symmetrical walls with no odd corners. In addition, there is
plenty of foul territory so that foul pops that would be in the
seats elsewhere are caught for outs. Koufax, Drysdale, Sutton, Valenzuela, Hershiser, and now Kevin
Brown - all have benefited from the alleys, which cause Dodger
Stadium to yield the fewest homers and runs and lowest batting
average of any major league park.
Finally, batters take fewer walks here than average (third lowest
walks factor in the NL in 1999) than average. With the
difficulty of hitting a home run or getting an extra base hit,
pitchers are probably more willing to challenge hitters and less
willing to concede.
The infield dirt tends to be hard and dry, because of L.A.'s
desert climate, and that usually means a lot of sharp, tough hops.
Dodger Stadium produces some additional errors over other parks in
the infield, though not appreciably so. The large outfield
puts a premium on outfielders with range.
In 2000, a new warning track was introduced with a hard synthetic
surface. This had two major effects: first, a lot more
ground rule doubles (more than a few bounced off the hard surface
and went into the stands); and second, less aggressive outfield
play (any outfielder who dared to slide on that surface did not do
Flyball pitchers benefit the most because they can
feel free to get the ball up in the strike zone, but all pitchers
love it here.
The breeze typically blows from left to right, giving left-handers
a slight edge, though the numbers don't bear that out. Hitters who
hit sharp grounders and can leg out infield hits also benefit, as
the hard infield often turns well-hit grounders into
Ismael Valdes was a great beneficiary of this park - he went 28-15 with a 2.35
ERA at home, and 24-25 and 4.12 on the road before getting traded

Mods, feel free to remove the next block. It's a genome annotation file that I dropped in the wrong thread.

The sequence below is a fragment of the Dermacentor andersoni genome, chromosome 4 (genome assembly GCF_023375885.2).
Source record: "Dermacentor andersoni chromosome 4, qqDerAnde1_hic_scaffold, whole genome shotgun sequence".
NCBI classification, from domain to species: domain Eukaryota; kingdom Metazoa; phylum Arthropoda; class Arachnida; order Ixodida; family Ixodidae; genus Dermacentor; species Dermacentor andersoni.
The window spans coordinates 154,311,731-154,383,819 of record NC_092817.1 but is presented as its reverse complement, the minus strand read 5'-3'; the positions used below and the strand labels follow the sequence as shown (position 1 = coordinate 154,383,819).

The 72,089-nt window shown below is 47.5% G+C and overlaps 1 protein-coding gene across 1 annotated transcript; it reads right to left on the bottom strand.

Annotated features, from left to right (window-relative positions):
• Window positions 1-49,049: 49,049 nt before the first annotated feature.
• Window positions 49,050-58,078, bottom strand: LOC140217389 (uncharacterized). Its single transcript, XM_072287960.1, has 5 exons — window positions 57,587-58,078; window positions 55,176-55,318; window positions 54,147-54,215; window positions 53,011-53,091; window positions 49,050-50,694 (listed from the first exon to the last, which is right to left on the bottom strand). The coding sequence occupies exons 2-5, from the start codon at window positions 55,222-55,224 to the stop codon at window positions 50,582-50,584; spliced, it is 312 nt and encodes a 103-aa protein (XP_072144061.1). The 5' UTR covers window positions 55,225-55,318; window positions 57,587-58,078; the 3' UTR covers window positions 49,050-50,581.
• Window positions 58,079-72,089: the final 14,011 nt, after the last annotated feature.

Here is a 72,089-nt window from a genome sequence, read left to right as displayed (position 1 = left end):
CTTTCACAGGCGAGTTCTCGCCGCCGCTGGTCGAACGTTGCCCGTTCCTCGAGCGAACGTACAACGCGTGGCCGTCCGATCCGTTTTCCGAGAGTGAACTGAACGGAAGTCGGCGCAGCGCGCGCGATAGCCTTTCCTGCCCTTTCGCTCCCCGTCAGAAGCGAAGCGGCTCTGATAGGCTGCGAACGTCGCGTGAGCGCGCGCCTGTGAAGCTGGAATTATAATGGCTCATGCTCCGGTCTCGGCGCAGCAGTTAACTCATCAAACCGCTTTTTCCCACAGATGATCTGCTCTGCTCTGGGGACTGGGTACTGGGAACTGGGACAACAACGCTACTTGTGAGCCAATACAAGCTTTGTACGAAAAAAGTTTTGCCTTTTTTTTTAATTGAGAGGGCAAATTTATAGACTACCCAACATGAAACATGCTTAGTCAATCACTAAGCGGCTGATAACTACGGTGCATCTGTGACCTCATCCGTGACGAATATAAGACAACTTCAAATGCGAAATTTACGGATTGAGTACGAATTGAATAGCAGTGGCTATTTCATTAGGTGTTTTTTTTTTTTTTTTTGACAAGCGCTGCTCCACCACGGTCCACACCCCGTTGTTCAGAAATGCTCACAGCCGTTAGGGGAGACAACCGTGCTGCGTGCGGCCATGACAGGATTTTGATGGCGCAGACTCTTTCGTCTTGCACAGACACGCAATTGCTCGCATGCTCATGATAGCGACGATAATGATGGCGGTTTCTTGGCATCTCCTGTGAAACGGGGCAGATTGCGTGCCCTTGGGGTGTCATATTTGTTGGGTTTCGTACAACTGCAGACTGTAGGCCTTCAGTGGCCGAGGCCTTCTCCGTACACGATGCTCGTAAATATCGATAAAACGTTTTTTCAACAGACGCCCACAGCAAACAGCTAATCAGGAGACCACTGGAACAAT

in 1999. Last season, James Baldwin went 6-4 with a 3.76 ERA
at home, and 4-7 with a 5.43 ERA on the road.
Another very successful pitcher here is Chan Ho Park - in 2000,
Chan Ho Park was 10-4 and posted a 2.34 ERA at home, and was 8-6
with a 4.29 ERA on the road. Last season, he was 10-4 at
home again, with a 2.36 ERA, versus 5-7 on the road with a 4.83
ERA. Park's success here is due to his style - he has wicked
stuff, but often hangs his slider, and in confined parks those
pitches will leave the yard. He also tends to give up on his
curve ball too quickly if he doesn't get a good feel for it early;
he may feel more comfortable with the curve in the cool, dense,
moist LA air.
Kevin Brown is simply devastating at home - in Dodger Stadium, he
feels more confident deploying his 95-mph four-seam fastball to
work the upper half of the strike zone and complement his nasty
sinker, wicked slider and occasional split-finger. In 2000,
he was 7-1 at home with a 1.79 ERA, versus 6-5 on the road with a
3.38 ERA. In 2001, he was 4-2 at home with a 2.43 ERA,
versus 6-2 with a 2.91 ERA on the road.
Power hitters and home run guys, especially
moderate ones. Teams without a good running game or a center
fielder with great range suffer as well.